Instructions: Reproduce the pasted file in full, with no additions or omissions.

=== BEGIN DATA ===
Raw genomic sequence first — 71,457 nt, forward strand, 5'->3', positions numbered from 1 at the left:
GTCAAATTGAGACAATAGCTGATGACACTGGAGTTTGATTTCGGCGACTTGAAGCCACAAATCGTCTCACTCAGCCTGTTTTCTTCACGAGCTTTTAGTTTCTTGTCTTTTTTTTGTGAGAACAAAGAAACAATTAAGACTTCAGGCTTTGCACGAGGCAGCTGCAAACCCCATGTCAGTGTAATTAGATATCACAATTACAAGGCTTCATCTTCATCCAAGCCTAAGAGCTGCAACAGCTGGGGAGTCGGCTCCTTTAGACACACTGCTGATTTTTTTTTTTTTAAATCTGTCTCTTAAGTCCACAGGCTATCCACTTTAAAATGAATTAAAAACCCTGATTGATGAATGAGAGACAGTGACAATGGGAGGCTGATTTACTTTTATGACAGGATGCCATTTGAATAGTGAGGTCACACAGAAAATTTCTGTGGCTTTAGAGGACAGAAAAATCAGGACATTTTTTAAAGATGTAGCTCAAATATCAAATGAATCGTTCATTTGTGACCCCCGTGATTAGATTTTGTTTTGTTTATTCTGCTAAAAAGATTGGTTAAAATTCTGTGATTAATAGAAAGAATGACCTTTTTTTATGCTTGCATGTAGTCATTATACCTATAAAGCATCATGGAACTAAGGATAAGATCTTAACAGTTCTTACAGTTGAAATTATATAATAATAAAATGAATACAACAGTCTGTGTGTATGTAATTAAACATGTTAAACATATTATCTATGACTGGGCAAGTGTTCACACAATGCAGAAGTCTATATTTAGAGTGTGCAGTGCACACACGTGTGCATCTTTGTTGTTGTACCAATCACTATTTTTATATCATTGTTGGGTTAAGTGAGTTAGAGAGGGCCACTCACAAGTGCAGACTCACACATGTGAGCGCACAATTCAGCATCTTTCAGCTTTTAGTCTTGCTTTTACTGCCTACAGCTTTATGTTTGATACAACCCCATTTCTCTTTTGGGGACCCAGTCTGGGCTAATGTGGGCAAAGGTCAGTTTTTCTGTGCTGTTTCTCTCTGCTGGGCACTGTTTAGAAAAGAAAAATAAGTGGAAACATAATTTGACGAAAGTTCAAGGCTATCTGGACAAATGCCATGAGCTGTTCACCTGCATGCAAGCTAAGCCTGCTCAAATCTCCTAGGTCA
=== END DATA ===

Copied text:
Raw genomic sequence first — 71,457 nt, forward strand, 5'->3', positions numbered from 1 at the left:
GTCAAATTGAGACAATAGCTGATGACACTGGAGTTTGATTTCGGCGACTTGAAGCCACAAATCGTCTCACTCAGCCTGTTTTCTTCACGAGCTTTTAGTTTCTTGTCTTTTTTTTGTGAGAACAAAGAAACAATTAAGACTTCAGGCTTTGCACGAGGCAGCTGCAAACCCCATGTCAGTGTAATTAGATATCACAATTACAAGGCTTCATCTTCATCCAAGCCTAAGAGCTGCAACAGCTGGGGAGTCGGCTCCTTTAGACACACTGCTGATTTTTTTTTTTTTAAATCTGTCTCTTAAGTCCACAGGCTATCCACTTTAAAATGAATTAAAAACCCTGATTGATGAATGAGAGACAGTGACAATGGGAGGCTGATTTACTTTTATGACAGGATGCCATTTGAATAGTGAGGTCACACAGAAAATTTCTGTGGCTTTAGAGGACAGAAAAATCAGGACATTTTTTAAAGATGTAGCTCAAATATCAAATGAATCGTTCATTTGTGACCCCCGTGATTAGATTTTGTTTTGTTTATTCTGCTAAAAAGATTGGTTAAAATTCTGTGATTAATAGAAAGAATGACCTTTTTTTATGCTTGCATGTAGTCATTATACCTATAAAGCATCATGGAACTAAGGATAAGATCTTAACAGTTCTTACAGTTGAAATTATATAATAATAAAATGAATACAACAGTCTGTGTGTATGTAATTAAACATGTTAAACATATTATCTATGACTGGGCAAGTGTTCACACAATGCAGAAGTCTATATTTAGAGTGTGCAGTGCACACACGTGTGCATCTTTGTTGTTGTACCAATCACTATTTTTATATCATTGTTGGGTTAAGTGAGTTAGAGAGGGCCACTCACAAGTGCAGACTCACACATGTGAGCGCACAATTCAGCATCTTTCAGCTTTTAGTCTTGCTTTTACTGCCTACAGCTTTATGTTTGATACAACCCCATTTCTCTTTTGGGGACCCAGTCTGGGCTAATGTGGGCAAAGGTCAGTTTTTCTGTGCTGTTTCTCTCTGCTGGGCACTGTTTAGAAAAGAAAAATAAGTGGAAACATAATTTGACGAAAGTTCAAGGCTATCTGGACAAATGCCATGAGCTGTTCACCTGCATGCAAGCTAAGCCTGCTCAAATCTCCTAGGTCA